The two-layer foam mat lying between the skin and the aluminum frame provides shock absorption, float, and insulation against cold water while paddling in the kneeling position. The firmer, black foam layer of the mat faces up. The skin can easily be field repaired as a hole or rip can be mended just like a bicycle inner tube. All parts of the aluminum tubing are numbered and can be replaced.

Assembly
The assembly of an Ally canoes takes anywhere from 30 minutes to one hour, depending on the skills and experience of the user. The first time it may take a little longer to stretch the tight-fitting skin over the hull, but all that is required is the rubber mallet supplied with the canoe.

Hull shape
Ally comes in different shapes and sizes. 15’, 16.5’ and 18’ hulls resemble the “Prospector” hull from the early days of the 20th century. This shape was recognized as the ideal workhorse of traders in the backcountry of the Canadian wilderness. Plenty of freeboard, a wide belly, voluminous rounded ends, a rocker and a round bottom were the typical attributes of this all round craft, maintaining the symbiosis of high payload, speed, maneuverability and white water suitability in these canoes. Their buoyant bow lets the boat rise above any waves. 13.7′, 15.5′, 17‘ and 18.5′ hulls have a straight keel, narrow and straight ends and a sleeker shape, lending themselves to open water cruising, with slightly lower cargo capacity but with considerable higher speed. They effortlessly cut waves and paddle smoothly from early morning until late in the day. These canoes convey a marginally lesser initial stability in the beginning, but make up for it with ease of touring on longer trips. The 16’ hull with a wide belly and narrow ends is a combination of the above-mentioned qualities. This length is suitable for use as a tandem or a solo craft.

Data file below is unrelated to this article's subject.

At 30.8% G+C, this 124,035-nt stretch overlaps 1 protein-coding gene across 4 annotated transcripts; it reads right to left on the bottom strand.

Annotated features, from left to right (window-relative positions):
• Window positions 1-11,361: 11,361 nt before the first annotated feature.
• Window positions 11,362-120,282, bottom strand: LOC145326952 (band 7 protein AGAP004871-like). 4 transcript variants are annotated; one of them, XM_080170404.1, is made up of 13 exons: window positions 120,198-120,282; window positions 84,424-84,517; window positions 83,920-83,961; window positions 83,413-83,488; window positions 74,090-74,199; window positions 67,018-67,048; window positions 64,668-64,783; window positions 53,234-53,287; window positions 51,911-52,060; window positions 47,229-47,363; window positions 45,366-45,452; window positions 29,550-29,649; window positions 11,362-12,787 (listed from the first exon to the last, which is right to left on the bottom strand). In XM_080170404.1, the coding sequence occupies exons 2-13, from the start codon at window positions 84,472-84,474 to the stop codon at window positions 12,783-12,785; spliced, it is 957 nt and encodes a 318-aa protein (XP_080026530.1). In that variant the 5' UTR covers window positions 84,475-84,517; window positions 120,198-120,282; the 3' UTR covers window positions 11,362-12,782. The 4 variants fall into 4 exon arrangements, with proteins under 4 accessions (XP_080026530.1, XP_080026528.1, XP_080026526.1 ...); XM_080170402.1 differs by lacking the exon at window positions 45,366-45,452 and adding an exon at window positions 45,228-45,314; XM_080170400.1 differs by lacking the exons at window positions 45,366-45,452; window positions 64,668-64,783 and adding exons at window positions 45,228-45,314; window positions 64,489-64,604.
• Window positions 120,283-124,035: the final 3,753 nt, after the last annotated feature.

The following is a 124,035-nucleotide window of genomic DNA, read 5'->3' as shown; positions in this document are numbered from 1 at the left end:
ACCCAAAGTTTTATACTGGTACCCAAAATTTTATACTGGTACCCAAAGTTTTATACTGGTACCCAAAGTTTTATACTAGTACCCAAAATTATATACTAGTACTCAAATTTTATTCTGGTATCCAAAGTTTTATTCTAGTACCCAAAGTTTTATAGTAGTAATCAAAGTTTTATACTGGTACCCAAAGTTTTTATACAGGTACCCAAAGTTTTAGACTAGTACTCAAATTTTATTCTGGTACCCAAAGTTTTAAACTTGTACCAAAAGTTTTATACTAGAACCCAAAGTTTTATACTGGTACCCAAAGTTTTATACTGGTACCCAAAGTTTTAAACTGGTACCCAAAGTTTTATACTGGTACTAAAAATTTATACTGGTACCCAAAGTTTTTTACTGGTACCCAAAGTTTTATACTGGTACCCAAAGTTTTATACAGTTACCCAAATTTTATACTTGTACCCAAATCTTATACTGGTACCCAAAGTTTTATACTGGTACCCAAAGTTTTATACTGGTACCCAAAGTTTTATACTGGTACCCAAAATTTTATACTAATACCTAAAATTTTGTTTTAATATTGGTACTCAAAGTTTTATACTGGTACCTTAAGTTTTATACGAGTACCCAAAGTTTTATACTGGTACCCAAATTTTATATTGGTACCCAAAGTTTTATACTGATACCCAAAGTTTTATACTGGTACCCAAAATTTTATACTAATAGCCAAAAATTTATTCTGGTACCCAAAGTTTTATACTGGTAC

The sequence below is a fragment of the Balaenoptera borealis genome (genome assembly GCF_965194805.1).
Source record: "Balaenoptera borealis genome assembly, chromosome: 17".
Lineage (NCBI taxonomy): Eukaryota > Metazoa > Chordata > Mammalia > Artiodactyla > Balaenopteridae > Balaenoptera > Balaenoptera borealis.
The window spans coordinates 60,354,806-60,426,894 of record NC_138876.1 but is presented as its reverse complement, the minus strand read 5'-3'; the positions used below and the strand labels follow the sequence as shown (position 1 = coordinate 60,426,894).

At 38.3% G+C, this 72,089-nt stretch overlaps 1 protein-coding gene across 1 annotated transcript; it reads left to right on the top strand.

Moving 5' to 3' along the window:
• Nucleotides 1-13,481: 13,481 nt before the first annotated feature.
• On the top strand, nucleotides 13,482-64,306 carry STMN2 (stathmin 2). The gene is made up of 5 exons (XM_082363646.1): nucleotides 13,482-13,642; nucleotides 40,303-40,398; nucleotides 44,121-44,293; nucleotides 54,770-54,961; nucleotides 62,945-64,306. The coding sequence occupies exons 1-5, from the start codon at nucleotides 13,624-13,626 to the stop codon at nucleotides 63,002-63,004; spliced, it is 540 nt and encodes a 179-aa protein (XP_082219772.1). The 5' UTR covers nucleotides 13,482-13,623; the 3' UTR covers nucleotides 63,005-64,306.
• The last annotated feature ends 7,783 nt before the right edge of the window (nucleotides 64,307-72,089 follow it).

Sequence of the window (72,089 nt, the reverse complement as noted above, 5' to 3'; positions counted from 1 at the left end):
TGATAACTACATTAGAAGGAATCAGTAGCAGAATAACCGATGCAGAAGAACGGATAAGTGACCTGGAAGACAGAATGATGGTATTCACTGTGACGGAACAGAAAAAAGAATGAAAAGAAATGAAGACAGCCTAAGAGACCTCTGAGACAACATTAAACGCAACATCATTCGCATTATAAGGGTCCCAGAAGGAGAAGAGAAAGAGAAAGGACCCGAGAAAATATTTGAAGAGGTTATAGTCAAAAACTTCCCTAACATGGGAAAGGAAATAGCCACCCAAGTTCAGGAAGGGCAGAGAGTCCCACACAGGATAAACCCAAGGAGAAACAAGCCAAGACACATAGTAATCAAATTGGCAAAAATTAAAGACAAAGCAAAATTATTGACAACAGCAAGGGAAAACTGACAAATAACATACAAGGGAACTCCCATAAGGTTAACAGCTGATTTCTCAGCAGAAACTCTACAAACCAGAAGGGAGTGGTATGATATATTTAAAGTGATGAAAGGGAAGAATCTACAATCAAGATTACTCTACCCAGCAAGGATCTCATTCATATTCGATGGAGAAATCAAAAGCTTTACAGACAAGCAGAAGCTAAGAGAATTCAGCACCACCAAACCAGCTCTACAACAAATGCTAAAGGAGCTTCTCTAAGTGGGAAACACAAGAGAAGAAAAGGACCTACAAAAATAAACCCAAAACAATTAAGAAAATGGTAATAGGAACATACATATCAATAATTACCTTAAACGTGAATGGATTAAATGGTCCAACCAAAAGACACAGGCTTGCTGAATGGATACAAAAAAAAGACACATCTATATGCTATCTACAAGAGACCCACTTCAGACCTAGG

Seats
Adjustment of the seats in height, angle and position in the boat allow you to achieve correct trimming of the boat and a high degree of comfort while paddling, whether sitting or kneeling (for better control, stability and ease of paddling).